• Your Name Is a Song (2020), by Jamilah Thompkins-Bigelow
  • I Am One: A Book of Action (2020), by Susan Verde
  • Genesis Begins Again (2020), by Alicia D. Williams
  • My Life as an Ice Cream Sandwich (2020), by Ibi Zoboi
  • The King of Kindergarten (2019), by Derrick Barnes
  • Hair Love (2019), by Matthew A. Cherry
  • Just Read (2019), by Lori Degman
  • Honeysmoke: A Story of Finding Your Color (2019), by Monique Fields
  • We Rise We Resist, We Raise Our Voices (2019), by Wade Hudson and Cheryl Willis Hudson
  • A Boy Like You (2019), by Frank Murphy
  • Say Something! (2019), by Peter H. Reynolds
  • M is for Melanin: A Celebration of the Black Child (2019), by Tiffany Rose
  • What If?: What makes you different makes you amazing! (2019), by Sandra Magsamen
  • Finding Kindness (2019), by Deborah Underwood
  • I Am Love: A Book of Compassion (2019), by Susan Verde
  • Welcome to Our World (2018), by Moira Butterfield
  • I Am Enough (2018), by Grace Byers
  • Mixed: A Colorful Story (2018), by Arree Chung
  • Let the Children March (2018), by Monica Clark-Robinson
  • Hats of Faith (2018), by Medeia Cohan
  • What Can a Citizen Do? (2018), by Dave Eggers
  • If You’re Going to March (2018), by Martha Freeman
  • I Walk with Vanessa (2018), by Kerascoët
  • We’ve Got the Whole World in our Hands (2018), by Rafael Lopez
  • Happy in Our Skin (2018), by Fran Manushkin
  • Everywhere Babies (2018), by Susan Meyers
  • Be Kind (2018), by Pat Zietlow Miller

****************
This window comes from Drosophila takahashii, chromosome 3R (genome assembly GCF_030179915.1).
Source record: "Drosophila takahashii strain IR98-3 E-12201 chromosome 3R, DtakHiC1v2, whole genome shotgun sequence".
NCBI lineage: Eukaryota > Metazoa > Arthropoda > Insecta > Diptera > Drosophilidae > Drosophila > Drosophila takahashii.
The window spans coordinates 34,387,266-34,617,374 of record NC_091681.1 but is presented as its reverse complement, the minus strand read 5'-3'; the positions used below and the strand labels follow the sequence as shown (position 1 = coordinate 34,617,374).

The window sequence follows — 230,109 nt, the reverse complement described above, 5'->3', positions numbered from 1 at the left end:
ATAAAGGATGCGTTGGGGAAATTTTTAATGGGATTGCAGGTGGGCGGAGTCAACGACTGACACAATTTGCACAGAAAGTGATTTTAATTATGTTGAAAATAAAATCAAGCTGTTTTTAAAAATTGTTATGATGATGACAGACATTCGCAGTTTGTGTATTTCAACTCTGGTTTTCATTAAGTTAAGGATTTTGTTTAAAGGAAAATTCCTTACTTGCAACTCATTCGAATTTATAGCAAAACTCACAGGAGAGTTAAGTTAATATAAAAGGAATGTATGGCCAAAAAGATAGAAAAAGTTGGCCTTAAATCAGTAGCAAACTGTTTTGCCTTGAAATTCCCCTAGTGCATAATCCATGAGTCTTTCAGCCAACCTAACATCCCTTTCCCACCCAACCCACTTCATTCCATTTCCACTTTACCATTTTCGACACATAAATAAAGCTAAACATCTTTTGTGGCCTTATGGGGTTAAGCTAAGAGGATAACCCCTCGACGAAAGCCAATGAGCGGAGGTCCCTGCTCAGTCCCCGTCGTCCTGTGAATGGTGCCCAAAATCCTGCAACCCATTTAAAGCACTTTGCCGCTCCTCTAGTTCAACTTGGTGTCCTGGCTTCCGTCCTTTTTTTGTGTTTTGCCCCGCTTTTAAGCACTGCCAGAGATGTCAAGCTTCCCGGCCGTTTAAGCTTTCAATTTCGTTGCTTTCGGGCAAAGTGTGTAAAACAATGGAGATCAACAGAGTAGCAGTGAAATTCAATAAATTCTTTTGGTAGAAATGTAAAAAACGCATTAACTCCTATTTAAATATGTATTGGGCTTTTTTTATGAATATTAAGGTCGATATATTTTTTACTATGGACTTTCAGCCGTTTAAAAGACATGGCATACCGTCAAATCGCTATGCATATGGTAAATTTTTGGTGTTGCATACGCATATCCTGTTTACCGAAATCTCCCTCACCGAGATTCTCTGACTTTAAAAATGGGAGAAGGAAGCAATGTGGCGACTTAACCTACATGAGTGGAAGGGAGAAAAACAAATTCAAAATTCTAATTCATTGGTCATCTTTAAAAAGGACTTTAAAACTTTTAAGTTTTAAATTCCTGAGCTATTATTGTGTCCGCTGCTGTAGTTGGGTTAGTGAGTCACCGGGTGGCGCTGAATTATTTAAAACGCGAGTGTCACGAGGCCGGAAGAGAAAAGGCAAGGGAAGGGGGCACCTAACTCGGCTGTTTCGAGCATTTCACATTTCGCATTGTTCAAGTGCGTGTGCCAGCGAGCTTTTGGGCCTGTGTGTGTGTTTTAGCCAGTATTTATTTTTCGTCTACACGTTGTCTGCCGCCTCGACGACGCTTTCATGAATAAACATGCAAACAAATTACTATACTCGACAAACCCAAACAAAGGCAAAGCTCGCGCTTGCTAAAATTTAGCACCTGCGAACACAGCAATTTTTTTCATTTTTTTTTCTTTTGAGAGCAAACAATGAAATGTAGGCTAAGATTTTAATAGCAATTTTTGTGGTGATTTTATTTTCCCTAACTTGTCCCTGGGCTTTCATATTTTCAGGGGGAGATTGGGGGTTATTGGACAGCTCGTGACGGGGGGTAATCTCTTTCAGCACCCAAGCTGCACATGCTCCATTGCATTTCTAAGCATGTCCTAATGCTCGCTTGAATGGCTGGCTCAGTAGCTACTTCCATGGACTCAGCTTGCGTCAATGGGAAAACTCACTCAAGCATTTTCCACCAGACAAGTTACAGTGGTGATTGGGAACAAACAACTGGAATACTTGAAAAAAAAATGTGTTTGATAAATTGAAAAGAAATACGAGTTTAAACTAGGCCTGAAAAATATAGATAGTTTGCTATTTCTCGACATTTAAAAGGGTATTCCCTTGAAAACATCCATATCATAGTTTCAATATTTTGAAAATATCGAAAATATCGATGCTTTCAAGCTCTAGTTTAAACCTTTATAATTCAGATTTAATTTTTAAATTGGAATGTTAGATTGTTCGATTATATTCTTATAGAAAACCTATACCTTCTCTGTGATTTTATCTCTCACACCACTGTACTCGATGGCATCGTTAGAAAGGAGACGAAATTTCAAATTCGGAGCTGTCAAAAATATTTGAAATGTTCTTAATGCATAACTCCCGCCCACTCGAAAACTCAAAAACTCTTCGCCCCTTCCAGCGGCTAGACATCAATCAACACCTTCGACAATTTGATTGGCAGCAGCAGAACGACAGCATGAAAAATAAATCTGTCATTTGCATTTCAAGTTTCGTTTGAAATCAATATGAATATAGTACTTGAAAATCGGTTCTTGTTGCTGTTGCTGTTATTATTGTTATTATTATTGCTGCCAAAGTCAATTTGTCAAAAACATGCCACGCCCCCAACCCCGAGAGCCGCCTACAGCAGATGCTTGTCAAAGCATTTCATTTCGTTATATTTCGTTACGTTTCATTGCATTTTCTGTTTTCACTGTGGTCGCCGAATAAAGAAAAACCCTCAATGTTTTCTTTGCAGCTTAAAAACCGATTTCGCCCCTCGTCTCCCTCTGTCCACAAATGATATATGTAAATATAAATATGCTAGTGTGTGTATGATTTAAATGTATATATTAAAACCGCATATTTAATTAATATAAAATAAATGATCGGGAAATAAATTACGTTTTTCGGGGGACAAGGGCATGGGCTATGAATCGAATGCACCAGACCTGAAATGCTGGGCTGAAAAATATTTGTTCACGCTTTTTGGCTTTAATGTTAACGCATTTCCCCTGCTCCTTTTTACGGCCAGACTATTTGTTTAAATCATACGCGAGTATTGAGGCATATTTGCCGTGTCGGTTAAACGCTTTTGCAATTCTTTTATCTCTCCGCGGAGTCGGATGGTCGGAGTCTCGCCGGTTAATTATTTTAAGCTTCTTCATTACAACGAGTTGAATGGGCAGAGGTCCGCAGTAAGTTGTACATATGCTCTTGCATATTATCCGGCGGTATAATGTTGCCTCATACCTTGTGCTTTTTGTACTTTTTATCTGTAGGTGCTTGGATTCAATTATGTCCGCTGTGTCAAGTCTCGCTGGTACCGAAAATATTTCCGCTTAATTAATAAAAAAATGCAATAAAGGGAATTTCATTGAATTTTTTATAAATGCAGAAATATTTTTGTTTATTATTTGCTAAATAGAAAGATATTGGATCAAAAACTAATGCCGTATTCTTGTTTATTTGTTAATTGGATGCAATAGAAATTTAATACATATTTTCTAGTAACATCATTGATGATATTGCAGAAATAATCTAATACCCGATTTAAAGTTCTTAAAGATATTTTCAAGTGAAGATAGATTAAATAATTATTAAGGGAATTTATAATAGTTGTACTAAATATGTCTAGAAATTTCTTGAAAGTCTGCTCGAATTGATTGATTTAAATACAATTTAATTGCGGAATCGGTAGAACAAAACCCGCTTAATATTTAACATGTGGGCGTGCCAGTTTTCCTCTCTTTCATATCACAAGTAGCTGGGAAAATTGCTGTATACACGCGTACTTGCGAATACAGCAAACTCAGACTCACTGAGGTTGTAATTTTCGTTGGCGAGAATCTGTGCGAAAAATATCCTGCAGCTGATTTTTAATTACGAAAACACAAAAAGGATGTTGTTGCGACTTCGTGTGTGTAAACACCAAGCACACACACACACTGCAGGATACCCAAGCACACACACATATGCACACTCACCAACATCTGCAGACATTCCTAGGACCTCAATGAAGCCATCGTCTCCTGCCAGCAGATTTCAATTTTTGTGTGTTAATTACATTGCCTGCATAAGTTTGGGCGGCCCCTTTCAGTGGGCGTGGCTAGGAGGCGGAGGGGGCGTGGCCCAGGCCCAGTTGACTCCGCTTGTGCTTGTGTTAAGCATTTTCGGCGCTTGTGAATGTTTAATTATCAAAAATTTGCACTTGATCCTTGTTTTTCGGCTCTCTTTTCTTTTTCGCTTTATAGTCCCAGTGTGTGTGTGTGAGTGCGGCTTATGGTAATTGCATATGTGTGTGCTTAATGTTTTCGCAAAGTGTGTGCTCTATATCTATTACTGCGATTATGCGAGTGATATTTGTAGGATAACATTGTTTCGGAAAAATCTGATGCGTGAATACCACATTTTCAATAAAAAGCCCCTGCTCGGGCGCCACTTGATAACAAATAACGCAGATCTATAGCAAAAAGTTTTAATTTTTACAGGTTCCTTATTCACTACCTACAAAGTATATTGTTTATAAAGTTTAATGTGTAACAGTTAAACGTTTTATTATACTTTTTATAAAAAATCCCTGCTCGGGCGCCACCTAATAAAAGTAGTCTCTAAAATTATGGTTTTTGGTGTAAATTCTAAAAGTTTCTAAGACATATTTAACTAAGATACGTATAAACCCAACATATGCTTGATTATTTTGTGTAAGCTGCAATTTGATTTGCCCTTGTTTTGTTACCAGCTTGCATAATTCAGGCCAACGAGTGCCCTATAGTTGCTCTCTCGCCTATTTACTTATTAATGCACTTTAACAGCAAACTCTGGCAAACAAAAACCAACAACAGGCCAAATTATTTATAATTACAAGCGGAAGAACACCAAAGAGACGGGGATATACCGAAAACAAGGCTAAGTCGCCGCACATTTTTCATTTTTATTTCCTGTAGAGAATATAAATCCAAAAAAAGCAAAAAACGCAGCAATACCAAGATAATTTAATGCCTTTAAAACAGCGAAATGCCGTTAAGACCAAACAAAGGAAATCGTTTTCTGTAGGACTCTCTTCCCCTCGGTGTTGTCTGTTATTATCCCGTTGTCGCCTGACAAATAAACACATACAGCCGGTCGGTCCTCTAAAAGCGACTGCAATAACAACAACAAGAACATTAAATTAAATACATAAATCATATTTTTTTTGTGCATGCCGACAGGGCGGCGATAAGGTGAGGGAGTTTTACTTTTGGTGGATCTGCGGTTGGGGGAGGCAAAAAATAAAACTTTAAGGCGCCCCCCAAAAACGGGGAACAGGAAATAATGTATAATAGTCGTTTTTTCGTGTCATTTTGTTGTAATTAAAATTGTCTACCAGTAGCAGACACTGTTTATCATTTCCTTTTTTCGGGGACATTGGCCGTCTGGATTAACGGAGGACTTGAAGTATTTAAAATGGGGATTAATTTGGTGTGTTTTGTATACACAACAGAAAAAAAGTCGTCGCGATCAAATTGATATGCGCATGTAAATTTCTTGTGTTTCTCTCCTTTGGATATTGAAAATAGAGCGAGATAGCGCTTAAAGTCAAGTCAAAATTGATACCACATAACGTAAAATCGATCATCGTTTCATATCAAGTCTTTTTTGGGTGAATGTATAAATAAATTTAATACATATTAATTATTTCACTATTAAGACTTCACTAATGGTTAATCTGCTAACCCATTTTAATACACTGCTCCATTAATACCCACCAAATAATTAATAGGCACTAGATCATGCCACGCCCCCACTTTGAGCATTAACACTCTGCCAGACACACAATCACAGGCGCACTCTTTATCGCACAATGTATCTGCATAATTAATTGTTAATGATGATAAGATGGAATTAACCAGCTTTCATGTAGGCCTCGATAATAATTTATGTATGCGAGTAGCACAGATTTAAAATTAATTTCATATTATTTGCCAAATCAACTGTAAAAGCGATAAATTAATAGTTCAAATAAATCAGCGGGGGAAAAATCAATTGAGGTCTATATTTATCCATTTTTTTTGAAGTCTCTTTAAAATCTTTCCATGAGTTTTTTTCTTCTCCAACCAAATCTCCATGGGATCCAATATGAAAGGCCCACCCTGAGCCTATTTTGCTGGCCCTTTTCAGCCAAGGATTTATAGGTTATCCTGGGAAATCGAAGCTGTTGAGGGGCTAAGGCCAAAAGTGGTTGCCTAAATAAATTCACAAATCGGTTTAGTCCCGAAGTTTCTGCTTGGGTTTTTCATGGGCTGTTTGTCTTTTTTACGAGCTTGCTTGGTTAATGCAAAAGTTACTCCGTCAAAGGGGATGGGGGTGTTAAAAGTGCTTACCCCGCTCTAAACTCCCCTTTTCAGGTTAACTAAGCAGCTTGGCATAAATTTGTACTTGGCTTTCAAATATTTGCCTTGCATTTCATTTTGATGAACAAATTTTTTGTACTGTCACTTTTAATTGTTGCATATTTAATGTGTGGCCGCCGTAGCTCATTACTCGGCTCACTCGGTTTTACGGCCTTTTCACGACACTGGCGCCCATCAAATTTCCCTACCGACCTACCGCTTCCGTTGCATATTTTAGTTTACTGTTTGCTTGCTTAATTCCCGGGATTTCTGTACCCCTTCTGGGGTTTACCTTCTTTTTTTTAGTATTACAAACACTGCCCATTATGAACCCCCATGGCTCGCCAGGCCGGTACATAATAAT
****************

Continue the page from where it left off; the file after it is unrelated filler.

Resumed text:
• All Are Welcome (2018), by Alexandra Penfold
  • Racism and Intolerance (2018), by Louise Spilsbury
  • Peaceful Fights for Equal Rights (2018), by Rob Sanders
  • I Am Human: A Book of Empathy (2018), by Susan Verde
  • The Day You Begin (2018), by Jacqueline Woodson
  • Lovely (2017), by Jess Hong
  • Skin Again (2017), by Bell Hooks
  • Happy to be Nappy (2017), by Bell Hooks and Chris Raschka
  • Most People (2017), by Michael Leannah
  • What’s the Difference? (2017), by Doyin Richards
  • Can You Say Peace (2016), by Karen Katz
  • Skin Like Mine (2016), LaTashia M. Perry
  • We Came to America (2016), by Faith Ringgold
  • Amazing Faces (2015), by Lee Bennett Hopkins
  • Last Stop of Market Street (2015), by Matt de la Peña
  • Peace is an Offering (2015), by Annette LeBox
  • Counting on Community (2015), by Innosanto Nagara
  • One Love (2014), by Cedella Marley
  • A is for Activist (2013), by Innosanto Nagara
  • Each Kindness (2012), by Jacqueline Woodson
  • The Story of Ruby Bridges (2010), by Robert Coles and George Ford
  • Of Thee I Sing: A Letter to My Daughters (2010), by Barack Obama
  • God’s Dream (2010), by Archbishop Desmond Tutu